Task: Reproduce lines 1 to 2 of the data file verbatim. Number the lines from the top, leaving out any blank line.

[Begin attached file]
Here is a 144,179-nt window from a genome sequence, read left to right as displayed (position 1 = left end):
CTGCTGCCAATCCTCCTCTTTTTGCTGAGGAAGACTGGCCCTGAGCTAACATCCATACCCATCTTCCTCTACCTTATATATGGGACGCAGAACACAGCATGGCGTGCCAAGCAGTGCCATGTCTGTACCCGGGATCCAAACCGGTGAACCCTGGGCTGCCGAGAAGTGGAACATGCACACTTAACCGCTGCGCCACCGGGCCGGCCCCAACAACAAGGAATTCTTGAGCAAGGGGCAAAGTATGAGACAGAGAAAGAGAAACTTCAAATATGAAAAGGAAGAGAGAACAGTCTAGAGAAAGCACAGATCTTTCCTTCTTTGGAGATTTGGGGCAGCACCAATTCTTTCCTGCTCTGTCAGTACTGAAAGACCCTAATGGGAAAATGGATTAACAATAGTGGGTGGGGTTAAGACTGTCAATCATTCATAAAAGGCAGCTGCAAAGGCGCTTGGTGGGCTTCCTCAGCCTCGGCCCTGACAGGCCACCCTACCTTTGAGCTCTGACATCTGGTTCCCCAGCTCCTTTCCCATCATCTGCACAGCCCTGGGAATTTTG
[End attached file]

Here is a 144,179-nt window from a genome sequence, read left to right as displayed (position 1 = left end):
CTGCTGCCAATCCTCCTCTTTTTGCTGAGGAAGACTGGCCCTGAGCTAACATCCATACCCATCTTCCTCTACCTTATATATGGGACGCAGAACACAGCATGGCGTGCCAAGCAGTGCCATGTCTGTACCCGGGATCCAAACCGGTGAACCCTGGGCTGCCGAGAAGTGGAACATGCACACTTAACCGCTGCGCCACCGGGCCGGCCCCAACAACAAGGAATTCTTGAGCAAGGGGCAAAGTATGAGACAGAGAAAGAGAAACTTCAAATATGAAAAGGAAGAGAGAACAGTCTAGAGAAAGCACAGATCTTTCCTTCTTTGGAGATTTGGGGCAGCACCAATTCTTTCCTGCTCTGTCAGTACTGAAAGACCCTAATGGGAAAATGGATTAACAATAGTGGGTGGGGTTAAGACTGTCAATCATTCATAAAAGGCAGCTGCAAAGGCGCTTGGTGGGCTTCCTCAGCCTCGGCCCTGACAGGCCACCCTACCTTTGAGCTCTGACATCTGGTTCCCCAGCTCCTTTCCCATCATCTGCACAGCCCTGGGAATTTTG